Leading Sustainable Organizations
By now, you probably have heard about Apple CEO Tim Cook’s tart response to the conservative National Center for Public Policy Research (NCPPR) at Apple’s February 28 annual shareholder meeting. Representatives from the D.C.-based think tank demanded that Apple disclose all of its activities around energy and sustainability, and that it refrain from doing anything that doesn’t add directly to the bottom line.
Cook responded with visible irritation, according to witnesses, stating that a return on investment (ROI) was not the primary consideration on such issues. “When we work on making our devices accessible by the blind,” he said, “I don’t consider the bloody ROI.” The same thing was true for environmental issues, worker safety, and other areas that may not show an immediate profit, he said. Apple does “a lot of things for reasons besides profit motive,” Cook went on. “We want to leave the world better than we found it.”
Cook then added, “If you want me to do things only for ROI reasons, you should get out of this stock.”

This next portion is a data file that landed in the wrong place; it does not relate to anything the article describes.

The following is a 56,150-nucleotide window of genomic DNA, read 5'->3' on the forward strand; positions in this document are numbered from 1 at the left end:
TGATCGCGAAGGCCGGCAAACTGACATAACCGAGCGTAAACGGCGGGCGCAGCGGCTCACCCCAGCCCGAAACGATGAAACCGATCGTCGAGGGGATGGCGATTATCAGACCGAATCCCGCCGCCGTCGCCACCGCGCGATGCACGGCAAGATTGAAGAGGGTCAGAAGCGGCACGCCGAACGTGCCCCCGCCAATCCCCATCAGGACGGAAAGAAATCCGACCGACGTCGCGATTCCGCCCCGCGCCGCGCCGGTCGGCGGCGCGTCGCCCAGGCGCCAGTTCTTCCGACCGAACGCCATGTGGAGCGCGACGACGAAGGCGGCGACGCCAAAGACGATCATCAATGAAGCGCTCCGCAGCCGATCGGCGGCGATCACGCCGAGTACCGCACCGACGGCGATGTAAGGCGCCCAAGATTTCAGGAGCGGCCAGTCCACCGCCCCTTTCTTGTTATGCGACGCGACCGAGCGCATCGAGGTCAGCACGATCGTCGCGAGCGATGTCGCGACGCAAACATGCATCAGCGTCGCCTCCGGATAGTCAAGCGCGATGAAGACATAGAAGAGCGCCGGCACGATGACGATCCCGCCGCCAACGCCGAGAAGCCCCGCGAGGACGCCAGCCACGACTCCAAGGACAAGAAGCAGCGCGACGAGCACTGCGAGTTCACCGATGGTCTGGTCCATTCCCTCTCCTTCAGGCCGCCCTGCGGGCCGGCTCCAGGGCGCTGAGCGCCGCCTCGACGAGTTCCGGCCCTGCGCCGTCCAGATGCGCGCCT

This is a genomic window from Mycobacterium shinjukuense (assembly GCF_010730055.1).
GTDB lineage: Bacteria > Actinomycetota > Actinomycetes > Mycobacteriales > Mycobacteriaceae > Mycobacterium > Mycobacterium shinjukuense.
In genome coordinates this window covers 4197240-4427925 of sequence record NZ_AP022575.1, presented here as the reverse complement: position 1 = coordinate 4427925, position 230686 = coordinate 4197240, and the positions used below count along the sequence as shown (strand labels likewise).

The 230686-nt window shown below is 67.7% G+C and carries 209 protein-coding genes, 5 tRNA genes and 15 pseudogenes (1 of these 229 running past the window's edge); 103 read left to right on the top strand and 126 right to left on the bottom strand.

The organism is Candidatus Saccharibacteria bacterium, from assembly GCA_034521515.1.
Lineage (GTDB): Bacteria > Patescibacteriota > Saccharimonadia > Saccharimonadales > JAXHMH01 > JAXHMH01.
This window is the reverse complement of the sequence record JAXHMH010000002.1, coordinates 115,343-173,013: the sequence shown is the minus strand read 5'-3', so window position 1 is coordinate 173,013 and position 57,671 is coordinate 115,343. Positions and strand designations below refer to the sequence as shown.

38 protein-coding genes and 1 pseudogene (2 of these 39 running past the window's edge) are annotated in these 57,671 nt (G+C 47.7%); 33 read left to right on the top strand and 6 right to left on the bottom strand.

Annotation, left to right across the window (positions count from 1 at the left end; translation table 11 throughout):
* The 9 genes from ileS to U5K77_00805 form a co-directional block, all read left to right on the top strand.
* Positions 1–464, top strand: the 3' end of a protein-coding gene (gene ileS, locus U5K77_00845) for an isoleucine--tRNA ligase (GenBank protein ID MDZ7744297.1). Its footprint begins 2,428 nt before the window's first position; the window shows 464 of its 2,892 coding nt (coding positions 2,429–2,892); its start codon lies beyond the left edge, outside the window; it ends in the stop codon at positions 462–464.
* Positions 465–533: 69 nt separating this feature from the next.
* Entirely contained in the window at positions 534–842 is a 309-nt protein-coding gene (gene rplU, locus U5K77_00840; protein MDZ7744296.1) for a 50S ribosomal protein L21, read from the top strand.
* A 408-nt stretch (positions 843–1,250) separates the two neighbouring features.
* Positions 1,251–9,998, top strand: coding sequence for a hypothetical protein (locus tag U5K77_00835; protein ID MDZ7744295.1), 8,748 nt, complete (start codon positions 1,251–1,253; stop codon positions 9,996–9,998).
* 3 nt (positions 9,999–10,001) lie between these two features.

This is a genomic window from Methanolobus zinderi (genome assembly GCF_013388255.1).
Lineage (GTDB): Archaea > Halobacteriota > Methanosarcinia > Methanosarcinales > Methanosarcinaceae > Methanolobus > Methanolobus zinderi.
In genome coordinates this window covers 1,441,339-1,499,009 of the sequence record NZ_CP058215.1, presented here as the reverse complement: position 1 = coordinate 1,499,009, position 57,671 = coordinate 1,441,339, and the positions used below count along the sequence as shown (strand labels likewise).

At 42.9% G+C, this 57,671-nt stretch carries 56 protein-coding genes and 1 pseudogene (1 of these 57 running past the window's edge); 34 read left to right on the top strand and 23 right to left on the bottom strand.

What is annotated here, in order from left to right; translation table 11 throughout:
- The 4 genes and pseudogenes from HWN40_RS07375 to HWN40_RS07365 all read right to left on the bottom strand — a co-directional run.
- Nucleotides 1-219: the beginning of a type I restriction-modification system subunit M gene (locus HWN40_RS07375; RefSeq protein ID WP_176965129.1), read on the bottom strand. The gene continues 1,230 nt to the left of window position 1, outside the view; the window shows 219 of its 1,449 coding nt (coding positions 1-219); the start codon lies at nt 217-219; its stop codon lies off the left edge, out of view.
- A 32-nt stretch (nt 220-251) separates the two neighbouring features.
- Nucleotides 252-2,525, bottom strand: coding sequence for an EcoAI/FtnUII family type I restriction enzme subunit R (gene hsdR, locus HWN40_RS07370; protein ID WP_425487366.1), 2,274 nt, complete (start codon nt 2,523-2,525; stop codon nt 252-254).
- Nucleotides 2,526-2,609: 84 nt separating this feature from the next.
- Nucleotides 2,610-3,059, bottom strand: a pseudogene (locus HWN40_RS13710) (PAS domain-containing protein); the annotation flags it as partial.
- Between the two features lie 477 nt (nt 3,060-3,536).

Charging that Apple is “obsessed with the theory of so-called ‘climate change,’” the NCPPR put out a blustery press release claiming that Cook told investors to “drop dead.” The situation is ripe with irony.
But it’s also clear that the NCPRR’s worldview is a distinct minority. According to the Yale Project on Climate Change Communication, a majority of Americans would like to see some leadership and action on global warming: 83% say the U.S. should make an effort to reduce global warming, even if it has economic costs; 65% think that business should be doing more to address it and 71% say it should be a priority for the president and Congress.
So what does it mean to be a leader in the era of climate change?